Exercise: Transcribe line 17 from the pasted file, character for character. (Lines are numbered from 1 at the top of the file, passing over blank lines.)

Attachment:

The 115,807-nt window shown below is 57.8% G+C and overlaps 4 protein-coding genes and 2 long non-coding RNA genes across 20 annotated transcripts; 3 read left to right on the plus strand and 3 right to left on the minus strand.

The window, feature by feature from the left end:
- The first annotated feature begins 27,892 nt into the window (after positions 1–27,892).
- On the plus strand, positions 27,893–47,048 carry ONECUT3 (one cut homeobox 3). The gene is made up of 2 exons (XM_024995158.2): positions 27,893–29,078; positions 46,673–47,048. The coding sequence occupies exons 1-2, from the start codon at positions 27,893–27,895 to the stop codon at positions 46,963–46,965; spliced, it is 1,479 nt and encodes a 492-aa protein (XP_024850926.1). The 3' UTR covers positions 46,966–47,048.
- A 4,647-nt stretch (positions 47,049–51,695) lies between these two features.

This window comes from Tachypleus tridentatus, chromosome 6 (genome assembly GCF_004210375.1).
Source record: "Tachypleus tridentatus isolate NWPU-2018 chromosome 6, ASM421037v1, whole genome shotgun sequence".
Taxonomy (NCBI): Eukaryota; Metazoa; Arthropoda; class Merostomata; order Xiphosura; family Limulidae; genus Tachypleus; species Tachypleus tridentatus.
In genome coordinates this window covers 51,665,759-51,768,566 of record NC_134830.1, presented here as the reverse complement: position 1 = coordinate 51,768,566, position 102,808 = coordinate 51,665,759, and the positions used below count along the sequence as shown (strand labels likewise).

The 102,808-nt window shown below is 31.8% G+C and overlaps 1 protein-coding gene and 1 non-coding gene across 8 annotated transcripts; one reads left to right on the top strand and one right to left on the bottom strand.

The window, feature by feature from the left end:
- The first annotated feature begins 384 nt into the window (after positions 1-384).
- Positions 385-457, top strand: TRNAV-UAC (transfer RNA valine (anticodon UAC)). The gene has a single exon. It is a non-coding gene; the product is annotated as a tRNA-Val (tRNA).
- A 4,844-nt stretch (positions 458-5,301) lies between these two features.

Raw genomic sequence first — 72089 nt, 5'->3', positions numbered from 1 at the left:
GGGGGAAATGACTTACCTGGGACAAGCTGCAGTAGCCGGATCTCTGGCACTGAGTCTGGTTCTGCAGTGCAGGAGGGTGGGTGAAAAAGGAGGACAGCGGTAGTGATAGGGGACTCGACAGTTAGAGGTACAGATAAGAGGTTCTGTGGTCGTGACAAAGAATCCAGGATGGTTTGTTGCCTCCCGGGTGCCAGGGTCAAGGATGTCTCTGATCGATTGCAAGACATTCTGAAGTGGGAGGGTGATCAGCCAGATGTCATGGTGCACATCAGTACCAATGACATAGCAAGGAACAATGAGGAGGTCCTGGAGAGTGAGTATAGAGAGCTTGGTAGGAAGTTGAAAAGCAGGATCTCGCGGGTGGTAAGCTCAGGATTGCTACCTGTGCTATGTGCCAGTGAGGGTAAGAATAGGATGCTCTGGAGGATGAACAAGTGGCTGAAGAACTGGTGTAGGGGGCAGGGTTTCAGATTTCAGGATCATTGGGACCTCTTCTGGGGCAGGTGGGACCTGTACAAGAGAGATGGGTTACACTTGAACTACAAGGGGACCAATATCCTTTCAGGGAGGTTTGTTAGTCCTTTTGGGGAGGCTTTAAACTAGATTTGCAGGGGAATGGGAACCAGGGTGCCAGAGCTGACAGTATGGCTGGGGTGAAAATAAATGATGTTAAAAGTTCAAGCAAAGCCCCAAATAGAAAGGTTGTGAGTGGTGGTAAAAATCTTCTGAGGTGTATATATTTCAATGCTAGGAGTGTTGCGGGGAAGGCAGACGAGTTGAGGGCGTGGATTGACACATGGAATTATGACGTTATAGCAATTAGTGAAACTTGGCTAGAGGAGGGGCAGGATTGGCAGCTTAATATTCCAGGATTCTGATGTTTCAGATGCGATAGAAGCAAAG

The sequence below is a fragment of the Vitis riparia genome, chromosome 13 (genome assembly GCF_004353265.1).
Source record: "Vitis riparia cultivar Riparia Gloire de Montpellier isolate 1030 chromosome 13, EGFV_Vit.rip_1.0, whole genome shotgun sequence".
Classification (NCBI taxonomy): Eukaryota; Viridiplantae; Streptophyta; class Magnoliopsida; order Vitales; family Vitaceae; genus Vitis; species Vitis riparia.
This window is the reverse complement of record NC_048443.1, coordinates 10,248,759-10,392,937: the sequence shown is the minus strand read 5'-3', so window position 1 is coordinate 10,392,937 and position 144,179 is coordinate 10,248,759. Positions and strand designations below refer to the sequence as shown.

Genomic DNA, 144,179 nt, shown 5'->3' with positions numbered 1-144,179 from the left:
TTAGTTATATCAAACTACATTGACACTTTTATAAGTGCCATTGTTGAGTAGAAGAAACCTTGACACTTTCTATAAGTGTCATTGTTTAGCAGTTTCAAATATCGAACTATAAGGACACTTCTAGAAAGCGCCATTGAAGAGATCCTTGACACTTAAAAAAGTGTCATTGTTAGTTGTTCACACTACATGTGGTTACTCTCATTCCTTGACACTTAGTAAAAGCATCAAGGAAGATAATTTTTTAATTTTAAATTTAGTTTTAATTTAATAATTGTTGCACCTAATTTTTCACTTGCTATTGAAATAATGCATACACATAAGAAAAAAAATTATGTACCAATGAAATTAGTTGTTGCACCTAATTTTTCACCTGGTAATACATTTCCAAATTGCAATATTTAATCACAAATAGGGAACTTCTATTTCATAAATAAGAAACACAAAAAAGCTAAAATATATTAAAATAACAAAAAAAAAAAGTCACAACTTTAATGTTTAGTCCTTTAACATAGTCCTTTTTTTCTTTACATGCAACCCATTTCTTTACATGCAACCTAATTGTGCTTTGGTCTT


The sequence below is a fragment of the Vitis riparia genome, chromosome 13 (genome assembly GCF_004353265.1).